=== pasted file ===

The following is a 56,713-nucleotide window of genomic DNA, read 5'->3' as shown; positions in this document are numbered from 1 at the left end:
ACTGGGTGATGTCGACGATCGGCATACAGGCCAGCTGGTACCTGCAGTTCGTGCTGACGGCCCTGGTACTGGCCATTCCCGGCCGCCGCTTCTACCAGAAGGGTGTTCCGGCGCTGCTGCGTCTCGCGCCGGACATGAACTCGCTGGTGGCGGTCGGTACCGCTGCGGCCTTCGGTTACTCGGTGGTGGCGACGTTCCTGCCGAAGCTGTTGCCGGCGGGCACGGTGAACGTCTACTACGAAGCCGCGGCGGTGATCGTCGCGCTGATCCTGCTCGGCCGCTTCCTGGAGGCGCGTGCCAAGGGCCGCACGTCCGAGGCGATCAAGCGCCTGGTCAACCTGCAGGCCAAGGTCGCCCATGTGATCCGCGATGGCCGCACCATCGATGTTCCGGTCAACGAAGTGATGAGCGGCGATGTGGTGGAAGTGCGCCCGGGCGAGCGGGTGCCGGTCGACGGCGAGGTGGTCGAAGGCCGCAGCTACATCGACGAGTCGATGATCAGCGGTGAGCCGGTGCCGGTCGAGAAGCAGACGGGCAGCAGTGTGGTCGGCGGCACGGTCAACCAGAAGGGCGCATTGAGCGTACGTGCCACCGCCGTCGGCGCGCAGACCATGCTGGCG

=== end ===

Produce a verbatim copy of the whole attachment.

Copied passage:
The following is a 56,713-nucleotide window of genomic DNA, read 5'->3' as shown; positions in this document are numbered from 1 at the left end:
ACTGGGTGATGTCGACGATCGGCATACAGGCCAGCTGGTACCTGCAGTTCGTGCTGACGGCCCTGGTACTGGCCATTCCCGGCCGCCGCTTCTACCAGAAGGGTGTTCCGGCGCTGCTGCGTCTCGCGCCGGACATGAACTCGCTGGTGGCGGTCGGTACCGCTGCGGCCTTCGGTTACTCGGTGGTGGCGACGTTCCTGCCGAAGCTGTTGCCGGCGGGCACGGTGAACGTCTACTACGAAGCCGCGGCGGTGATCGTCGCGCTGATCCTGCTCGGCCGCTTCCTGGAGGCGCGTGCCAAGGGCCGCACGTCCGAGGCGATCAAGCGCCTGGTCAACCTGCAGGCCAAGGTCGCCCATGTGATCCGCGATGGCCGCACCATCGATGTTCCGGTCAACGAAGTGATGAGCGGCGATGTGGTGGAAGTGCGCCCGGGCGAGCGGGTGCCGGTCGACGGCGAGGTGGTCGAAGGCCGCAGCTACATCGACGAGTCGATGATCAGCGGTGAGCCGGTGCCGGTCGAGAAGCAGACGGGCAGCAGTGTGGTCGGCGGCACGGTCAACCAGAAGGGCGCATTGAGCGTACGTGCCACCGCCGTCGGCGCGCAGACCATGCTGGCG